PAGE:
But, as a recent RDA report found, volunteering doesn’t just benefit the participants but has a huge role to play in tackling loneliness and mental health, helping people gain more perspective and become less inward focused. There are many different roles fulfilled by volunteers, without whom the charity wouldn’t be able to carry out its life-changing work. From people on the ground assisting riders at RDA Groups up and down the country to the dedicated fund-raisers, whose constant determination ensures the books balance, volunteers are vital.
To celebrate the 50th anniversary of RDA in 2019, their 50 Faces campaign is telling the story of 50 volunteers, members and participants, to highlight their fantastic achievements.
Here we meet one of the 50 Faces, volunteer, Doug Smith, who is testament to the fact that volunteering with RDA could lead to exciting adventures all over the world. At the age of 45, Doug Smith found himself unemployable, uninsurable and not realising he was sinking into clinical depression. Born and bred in Handsworth, Birmingham, Doug’s first picture of him riding was on a donkey called Silver at Weston Super Mare around 1959 and in 1973 he joined the Mounted Police, a career he thoroughly enjoyed until one fateful day.
“At first I rode and trained on a variety of horses but after a while I was allocated my own horse to train and I ended up taking him to Orgreave during the Miner’s Strike.” Said Doug, a member of the Stafford and District RDA Group.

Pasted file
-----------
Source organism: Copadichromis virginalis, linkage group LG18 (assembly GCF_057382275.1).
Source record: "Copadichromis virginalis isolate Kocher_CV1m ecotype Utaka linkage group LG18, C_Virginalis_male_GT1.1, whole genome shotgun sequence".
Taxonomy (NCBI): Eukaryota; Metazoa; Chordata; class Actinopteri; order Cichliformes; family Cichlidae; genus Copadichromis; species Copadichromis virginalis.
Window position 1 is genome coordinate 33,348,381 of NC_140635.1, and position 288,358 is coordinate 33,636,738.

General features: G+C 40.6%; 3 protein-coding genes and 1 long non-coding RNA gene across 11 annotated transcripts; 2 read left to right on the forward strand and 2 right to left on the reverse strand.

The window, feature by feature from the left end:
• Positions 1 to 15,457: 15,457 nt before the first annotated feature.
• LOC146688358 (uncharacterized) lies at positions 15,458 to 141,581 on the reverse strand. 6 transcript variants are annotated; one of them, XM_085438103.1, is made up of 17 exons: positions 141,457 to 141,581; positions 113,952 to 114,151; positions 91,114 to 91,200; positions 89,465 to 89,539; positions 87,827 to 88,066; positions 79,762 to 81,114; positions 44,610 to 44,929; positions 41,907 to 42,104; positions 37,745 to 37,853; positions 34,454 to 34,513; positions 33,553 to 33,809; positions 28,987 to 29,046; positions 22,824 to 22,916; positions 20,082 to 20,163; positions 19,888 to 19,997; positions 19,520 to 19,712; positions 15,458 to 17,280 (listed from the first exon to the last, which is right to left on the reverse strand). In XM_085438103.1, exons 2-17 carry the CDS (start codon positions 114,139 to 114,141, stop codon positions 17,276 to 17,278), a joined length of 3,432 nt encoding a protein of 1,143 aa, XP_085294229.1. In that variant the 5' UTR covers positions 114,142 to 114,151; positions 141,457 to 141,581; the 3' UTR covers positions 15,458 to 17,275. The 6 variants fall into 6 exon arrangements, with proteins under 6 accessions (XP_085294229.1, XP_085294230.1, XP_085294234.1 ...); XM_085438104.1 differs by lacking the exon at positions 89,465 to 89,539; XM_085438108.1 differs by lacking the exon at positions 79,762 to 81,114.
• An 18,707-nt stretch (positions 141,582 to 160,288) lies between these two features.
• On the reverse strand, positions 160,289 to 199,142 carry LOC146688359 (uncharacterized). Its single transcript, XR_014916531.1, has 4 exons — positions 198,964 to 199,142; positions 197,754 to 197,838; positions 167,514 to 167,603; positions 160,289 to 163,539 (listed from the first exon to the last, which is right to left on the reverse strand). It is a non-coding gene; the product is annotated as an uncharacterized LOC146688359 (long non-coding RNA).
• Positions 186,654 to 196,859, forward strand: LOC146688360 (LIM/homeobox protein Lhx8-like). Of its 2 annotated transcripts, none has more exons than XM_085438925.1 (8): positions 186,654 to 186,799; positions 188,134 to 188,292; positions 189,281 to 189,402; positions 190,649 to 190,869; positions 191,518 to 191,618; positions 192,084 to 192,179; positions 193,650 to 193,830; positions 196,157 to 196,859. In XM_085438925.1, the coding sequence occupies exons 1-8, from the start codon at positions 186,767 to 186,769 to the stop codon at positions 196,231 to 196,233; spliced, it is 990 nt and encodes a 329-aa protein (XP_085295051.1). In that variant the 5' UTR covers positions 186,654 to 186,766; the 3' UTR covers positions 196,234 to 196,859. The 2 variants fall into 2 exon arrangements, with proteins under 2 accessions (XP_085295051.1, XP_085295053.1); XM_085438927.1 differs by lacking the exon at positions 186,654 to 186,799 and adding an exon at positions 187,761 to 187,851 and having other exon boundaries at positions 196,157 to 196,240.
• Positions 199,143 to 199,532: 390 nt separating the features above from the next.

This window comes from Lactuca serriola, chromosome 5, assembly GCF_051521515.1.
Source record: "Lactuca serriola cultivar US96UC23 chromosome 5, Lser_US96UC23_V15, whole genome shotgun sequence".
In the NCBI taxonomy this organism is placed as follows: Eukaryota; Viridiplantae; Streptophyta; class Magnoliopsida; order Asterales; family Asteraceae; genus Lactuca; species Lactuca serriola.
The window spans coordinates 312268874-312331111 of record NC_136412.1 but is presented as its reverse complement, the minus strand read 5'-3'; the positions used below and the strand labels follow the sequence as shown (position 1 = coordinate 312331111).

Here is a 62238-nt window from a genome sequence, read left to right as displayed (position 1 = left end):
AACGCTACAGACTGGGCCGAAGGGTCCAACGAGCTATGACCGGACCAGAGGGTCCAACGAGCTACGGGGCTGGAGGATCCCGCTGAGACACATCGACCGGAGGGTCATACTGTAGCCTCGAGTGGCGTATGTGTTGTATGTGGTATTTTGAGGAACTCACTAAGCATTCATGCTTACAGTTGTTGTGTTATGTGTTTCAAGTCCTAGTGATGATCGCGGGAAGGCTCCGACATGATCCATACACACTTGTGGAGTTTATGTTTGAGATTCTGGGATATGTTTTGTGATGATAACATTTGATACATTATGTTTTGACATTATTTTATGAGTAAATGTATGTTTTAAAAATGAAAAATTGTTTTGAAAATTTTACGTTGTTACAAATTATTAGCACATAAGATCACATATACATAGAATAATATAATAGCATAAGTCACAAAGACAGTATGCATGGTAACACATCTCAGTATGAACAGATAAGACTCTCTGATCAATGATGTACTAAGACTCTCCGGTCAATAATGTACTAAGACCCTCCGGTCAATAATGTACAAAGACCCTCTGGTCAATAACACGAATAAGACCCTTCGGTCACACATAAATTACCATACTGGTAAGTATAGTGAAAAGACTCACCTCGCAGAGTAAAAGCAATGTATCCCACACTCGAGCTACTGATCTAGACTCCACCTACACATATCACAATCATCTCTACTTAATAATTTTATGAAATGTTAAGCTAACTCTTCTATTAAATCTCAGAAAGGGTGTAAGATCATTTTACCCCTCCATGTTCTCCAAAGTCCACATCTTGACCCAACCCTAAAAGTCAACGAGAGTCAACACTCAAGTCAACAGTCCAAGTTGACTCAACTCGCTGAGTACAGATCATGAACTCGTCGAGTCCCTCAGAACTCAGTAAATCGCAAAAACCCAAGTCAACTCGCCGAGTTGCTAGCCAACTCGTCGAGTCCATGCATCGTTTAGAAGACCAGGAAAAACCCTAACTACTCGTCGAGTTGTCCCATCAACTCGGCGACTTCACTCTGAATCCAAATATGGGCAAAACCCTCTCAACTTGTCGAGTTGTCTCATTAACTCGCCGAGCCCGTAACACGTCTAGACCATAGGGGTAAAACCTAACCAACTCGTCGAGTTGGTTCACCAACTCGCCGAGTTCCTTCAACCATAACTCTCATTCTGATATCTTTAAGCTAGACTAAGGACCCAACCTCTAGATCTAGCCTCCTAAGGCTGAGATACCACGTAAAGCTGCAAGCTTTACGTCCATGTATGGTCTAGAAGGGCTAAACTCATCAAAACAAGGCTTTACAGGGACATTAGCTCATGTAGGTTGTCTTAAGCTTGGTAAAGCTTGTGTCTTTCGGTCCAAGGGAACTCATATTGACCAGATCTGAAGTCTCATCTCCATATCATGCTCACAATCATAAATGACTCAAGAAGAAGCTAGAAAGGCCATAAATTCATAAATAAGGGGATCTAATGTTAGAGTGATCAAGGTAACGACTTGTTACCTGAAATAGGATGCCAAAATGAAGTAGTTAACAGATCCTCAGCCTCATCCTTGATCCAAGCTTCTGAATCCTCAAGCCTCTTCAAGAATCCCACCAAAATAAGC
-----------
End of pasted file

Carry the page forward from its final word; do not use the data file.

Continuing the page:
“He was only a little horse, but he had the heart of a lion, galloping on the road into a full-blown riot. You’d go from something like that to the Pope’s visit to Coventry. Thousands and thousands of people, and suddenly we were surrounded by about 200 singing nuns. That was crowd control of the best kind!”
Doug’s spiral out of control started when he broke his back, being thrown from a horse, leaving him in a full body cast and spending four months in a metal cage. Until then he had produced a number of horses from raw youngsters enjoying the process and the time it takes to build their trust. When Doug found himself out of work and at a low ebb following his accident, it was suggested to him that he might like to go to the Atlanta Paralympics as a volunteer.
On his return he threw himself into volunteering at RDA and with his wealth of riding experience he became a much valued member of the team and by his own admission it transformed his life. In 2000, Doug travelled to Australia where he was yard manager for the Paralympic team at the Sydney Olympics, with his philosophy being that it’s the contribution of volunteers that preserve an event.
“I have met some incredible people from all around the world and worked with a huge variety of horses. The Atlanta Olympics were one on their own. Without doubt the RDA has provided so many amazing experiences and taken me all around the world, meeting lots of lovely people. As an RDA volunteer we should be bloody proud of what we do, and not go around saying, I’m just an RDA volunteer. I’m sorry that just winds me up; you’re not just an RDA volunteer.
You are an RDA volunteer. Be proud. It is important to be professional in everything we do and that way we will be respected in the equestrian world. There are fabulous people in the RDA who do amazing jobs and we have to aspire to that.”
RDA recently surveyed over 1,500 of its volunteers to understand the impact of volunteering on their physical and mental well-being. The results, presented to Parliament to launch RDA’s 50th anniversary, revealed the multiple benefits:
· 81% said that volunteering with RDA made them feel better about themselves.
· 88% said they felt like they belonged to the RDA Community.
· 93% said volunteering helped to keep them physically active
· 95% of RDA volunteers feel they have gained knowledge and skills.
· 80% feel the knowledge they have gained has helped them in other areas of their life